Marine Sponges ‘Sneeze’ to Expel Waste

And fish hang out nearby to feast on the excretion.

Coral reef wall with Sponge (Aplysina archeri)
imageBROKER/Norbert Probst / Getty Images

A good sneeze can almost be life changing. The relatively violent reaction clears mucus, water, and contaminants with force, often making it easier to breathe.

Researchers have found that sponges also “sneeze” to unclog their internal filter systems of waste. Some of the oldest multicellular organisms in existence, sponges play a key role in moving nutrients around their aquatic ecosystem. Sneezing helps them open up the systems they use to grab nutrients from the water.

Before now, scientists often believed sponges got rid of waste through dedicated openings in their bodies.

“The big question was: Where is sponge waste excreted? Sponges filter a lot of water and produce a lot of wastes,” study author Sally Leys, a biology professor at the University of Alberta, Edmonton, tells Treehugger.

“Normally you'd think that wastes should be expelled out a large single opening (osculum) that the water is expelled from, but when [my co-authors] looked, they couldn't find much waste coming out the osculum.” 

Studying Sneezing Behavior

To take a closer look, the researchers made time-lapse videos of the Caribbean tube sponge Aplysina archeri and Indo-Pacific species of the genus Chelonaplysilla. They filled the surface of the sponges in tanks and underwater.

“Then the image sequence could be played back faster so that a very long slow behavior became easy to see,” Leys says. “Particles could be traced on the images to follow where they go, and that showed that particles actually go very slowly and steadily against the normal feeding current, and they do this by being streamed along highways of near-invisible mucus.”

The videos show mucus accumulating on the surface of the sponge. Then, occasionally, the sponge will contract and push the waste-filled mucus off and into the water.

“Our data suggest that sneezing is an adaptation that sponges evolved to keep themselves clean,” says Jasper de Goeij, a marine biologist at the University of Amsterdam and the senior author of the paper, in a statement.

“Let’s be clear: sponges don’t sneeze like humans do. A sponge sneeze takes about half an hour to complete. But both sponge and human sneezes exist as a waste disposal mechanism.”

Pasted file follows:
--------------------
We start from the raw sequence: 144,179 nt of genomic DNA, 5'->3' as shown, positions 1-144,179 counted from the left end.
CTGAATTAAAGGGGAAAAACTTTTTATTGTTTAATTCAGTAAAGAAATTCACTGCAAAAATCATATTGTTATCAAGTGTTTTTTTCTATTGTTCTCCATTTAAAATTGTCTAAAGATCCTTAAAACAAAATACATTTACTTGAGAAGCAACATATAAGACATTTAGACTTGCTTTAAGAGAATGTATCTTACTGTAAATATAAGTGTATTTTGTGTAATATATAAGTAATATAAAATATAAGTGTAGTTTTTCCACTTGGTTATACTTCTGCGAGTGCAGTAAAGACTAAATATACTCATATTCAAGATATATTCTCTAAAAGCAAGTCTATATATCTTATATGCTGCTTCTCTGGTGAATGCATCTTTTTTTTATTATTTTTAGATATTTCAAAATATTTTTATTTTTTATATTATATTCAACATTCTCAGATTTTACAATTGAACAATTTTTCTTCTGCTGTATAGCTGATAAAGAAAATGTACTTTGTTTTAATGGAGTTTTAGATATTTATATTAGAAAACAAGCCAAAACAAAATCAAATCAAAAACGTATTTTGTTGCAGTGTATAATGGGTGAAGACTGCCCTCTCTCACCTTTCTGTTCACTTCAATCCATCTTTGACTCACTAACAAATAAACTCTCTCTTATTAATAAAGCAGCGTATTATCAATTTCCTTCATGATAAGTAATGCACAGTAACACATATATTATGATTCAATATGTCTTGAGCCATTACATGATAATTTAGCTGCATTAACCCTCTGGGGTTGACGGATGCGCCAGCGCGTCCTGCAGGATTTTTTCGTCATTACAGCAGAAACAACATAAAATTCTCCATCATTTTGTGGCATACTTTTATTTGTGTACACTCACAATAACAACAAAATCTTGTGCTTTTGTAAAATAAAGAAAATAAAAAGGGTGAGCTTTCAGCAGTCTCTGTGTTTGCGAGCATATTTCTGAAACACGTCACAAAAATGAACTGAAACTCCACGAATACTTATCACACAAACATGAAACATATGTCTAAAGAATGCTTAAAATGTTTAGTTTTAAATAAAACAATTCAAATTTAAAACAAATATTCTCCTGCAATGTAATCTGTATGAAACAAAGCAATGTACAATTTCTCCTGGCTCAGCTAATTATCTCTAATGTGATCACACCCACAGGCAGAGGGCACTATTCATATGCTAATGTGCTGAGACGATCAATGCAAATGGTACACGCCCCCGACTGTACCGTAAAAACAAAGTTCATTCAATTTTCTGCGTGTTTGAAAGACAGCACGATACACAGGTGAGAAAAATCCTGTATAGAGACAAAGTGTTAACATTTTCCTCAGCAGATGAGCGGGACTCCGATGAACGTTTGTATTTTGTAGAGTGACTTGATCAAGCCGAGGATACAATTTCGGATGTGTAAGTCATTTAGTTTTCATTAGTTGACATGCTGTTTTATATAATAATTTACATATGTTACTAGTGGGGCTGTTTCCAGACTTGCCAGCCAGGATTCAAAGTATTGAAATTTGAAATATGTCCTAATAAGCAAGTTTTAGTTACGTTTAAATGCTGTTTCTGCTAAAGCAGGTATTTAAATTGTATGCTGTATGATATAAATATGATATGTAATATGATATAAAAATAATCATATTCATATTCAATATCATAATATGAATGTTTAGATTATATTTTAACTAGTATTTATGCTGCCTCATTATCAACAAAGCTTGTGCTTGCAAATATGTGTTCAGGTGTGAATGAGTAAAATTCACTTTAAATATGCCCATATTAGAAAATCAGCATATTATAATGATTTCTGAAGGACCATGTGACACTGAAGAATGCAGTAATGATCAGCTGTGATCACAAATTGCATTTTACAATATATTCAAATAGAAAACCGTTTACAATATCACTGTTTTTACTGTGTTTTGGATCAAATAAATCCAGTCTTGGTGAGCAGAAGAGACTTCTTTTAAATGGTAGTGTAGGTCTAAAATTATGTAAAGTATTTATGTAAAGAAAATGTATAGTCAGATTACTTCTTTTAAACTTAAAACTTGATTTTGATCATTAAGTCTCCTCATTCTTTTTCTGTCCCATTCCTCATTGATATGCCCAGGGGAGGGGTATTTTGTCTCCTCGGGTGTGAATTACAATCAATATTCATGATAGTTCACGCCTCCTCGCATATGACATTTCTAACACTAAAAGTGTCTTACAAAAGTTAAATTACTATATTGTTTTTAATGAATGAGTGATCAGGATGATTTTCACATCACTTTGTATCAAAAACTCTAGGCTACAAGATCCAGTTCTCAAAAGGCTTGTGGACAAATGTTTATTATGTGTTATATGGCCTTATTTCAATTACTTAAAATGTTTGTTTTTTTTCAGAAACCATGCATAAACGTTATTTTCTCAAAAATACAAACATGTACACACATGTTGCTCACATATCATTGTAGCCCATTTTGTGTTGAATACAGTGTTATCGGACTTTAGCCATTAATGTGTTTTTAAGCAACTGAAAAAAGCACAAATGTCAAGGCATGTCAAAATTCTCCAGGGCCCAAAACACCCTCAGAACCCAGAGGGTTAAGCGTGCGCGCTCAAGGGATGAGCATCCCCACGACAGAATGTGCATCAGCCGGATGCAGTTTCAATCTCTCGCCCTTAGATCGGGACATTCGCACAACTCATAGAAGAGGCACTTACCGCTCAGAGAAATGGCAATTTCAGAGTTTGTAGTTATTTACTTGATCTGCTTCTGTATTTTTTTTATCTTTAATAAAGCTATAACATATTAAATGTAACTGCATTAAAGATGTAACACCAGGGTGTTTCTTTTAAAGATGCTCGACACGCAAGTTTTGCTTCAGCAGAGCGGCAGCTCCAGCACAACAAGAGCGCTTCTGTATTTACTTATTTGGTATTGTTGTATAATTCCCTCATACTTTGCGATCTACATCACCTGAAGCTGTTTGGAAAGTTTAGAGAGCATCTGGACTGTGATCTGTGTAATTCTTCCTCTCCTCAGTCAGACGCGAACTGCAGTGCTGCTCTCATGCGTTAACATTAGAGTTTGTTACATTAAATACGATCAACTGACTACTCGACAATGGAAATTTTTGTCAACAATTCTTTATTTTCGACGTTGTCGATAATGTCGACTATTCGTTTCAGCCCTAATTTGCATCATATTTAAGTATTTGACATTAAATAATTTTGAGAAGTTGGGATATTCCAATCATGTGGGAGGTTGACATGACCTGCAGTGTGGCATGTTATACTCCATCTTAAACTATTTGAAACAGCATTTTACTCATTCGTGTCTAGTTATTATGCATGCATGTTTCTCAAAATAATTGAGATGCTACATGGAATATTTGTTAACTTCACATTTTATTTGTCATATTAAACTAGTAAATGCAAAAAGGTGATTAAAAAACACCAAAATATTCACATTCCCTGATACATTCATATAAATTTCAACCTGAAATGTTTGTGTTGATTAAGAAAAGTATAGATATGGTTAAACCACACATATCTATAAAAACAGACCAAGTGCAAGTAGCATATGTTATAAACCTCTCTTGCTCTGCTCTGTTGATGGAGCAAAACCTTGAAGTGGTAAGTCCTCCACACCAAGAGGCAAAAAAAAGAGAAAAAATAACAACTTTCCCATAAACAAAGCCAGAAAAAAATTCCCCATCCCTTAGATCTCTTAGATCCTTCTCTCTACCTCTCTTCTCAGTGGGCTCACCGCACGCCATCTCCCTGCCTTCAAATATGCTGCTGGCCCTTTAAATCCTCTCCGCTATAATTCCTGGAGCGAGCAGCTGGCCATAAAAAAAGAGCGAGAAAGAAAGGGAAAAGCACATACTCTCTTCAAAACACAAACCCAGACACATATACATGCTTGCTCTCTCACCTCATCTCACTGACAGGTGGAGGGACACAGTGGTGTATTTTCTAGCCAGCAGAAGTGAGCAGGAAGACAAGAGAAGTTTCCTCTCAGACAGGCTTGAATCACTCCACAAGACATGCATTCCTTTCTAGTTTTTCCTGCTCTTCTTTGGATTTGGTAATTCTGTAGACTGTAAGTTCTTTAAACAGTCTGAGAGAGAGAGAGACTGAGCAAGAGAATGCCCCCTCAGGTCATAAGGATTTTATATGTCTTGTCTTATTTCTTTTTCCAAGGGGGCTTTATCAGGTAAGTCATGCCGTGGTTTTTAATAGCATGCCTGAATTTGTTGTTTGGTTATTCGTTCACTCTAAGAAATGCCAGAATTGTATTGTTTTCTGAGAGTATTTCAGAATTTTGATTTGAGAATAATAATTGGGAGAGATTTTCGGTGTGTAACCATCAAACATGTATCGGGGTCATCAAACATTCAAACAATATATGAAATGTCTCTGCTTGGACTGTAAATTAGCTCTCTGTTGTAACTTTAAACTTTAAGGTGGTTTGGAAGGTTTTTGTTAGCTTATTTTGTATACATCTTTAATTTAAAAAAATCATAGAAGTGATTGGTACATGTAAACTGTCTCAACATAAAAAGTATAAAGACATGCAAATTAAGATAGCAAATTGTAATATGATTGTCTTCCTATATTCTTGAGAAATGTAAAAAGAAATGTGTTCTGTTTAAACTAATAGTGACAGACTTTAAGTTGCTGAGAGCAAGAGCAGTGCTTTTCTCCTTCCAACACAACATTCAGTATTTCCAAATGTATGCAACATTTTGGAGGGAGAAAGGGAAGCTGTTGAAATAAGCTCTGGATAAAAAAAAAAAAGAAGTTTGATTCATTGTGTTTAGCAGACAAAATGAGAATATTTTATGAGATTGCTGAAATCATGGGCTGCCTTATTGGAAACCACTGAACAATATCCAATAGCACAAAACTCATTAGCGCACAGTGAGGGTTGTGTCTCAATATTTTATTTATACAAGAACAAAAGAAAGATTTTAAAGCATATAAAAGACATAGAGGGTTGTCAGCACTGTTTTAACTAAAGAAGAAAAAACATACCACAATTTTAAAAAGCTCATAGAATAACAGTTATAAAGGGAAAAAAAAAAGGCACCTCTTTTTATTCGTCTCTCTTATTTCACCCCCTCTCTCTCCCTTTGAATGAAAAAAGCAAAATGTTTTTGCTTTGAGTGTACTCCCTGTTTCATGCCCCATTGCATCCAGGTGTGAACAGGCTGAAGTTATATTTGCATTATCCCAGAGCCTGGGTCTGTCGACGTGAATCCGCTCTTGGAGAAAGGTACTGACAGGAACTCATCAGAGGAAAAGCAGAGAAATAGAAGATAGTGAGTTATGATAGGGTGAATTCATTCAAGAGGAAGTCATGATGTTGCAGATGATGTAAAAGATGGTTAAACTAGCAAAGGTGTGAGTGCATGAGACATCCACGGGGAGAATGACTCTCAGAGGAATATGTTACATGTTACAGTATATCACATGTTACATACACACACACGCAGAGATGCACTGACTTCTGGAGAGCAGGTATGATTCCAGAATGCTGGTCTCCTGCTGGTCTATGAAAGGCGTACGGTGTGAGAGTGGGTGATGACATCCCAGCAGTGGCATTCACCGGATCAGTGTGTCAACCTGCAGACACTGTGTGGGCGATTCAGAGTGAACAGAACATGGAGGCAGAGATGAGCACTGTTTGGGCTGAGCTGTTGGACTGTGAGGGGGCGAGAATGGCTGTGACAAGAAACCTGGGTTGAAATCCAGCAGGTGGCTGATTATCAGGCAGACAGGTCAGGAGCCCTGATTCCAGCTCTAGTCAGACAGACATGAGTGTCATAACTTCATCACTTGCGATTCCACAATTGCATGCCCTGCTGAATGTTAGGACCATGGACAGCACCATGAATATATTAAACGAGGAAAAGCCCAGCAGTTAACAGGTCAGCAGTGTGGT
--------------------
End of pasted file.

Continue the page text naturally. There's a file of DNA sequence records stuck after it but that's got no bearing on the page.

The findings were published in the journal Current Biology.

Dinner for Fish

Although the expelled mucus is waste for sponges, surrounding fish often dine on the material that is sneezed away.

“We also observed fish and other animals feeding off of the sponge mucus as food,” says Niklas Kornder, the first author of the study and a doctoral researcher. “Some organic matter exists in the water surrounding the coral reef, but most of it is not concentrated enough for other animals to eat. Sponges transform this material into eatable mucus.”

It’s those kinds of abilities that make sponges so interesting for the research team.

“For me, I'm fascinated by how sponges coordinate behavior,” says Leys. “They have a lot of behavior—twitches, cringes, and full contractions—but no nervous system, and not really much of a muscular system either. How do they coordinate the behavior? Jasper's group is fascinated by how massive a role sponges play in redistributing food in the many habitats they live in.”

The study findings highlight sponges and their impact on the ecosystem. The amount of waste they expel is a critical food source for other animals.

“It highlights the importance of sponges in the ecosystem—transporting food (carbon/particles) from the water column to the ocean/lake floor where other animals can eat it,” Leys says.

“It's also wild that sponges a) can produce so much mucus, b) and move it so steadily along such beautiful mucus highways, and c) that the sponge knows when enough particulate waste has accumulated at a single point to then sneeze. And of course ... how does it coordinate that sneeze? Such cool findings and so many more questions.”

View Article Sources
  1. Kornder, Niklas A., et al. "Sponges Sneeze Mucus To Shed Particulate Waste From Their Seawater Inlet Pores." Current Biology, 2022, doi:10.1016/j.cub.2022.07.017

  2. study author Sally Leys, a biology professor at the University of Alberta, Edmonton

  3. "Sponges "Sneeze" to Dispose of Waste." EurekAlert!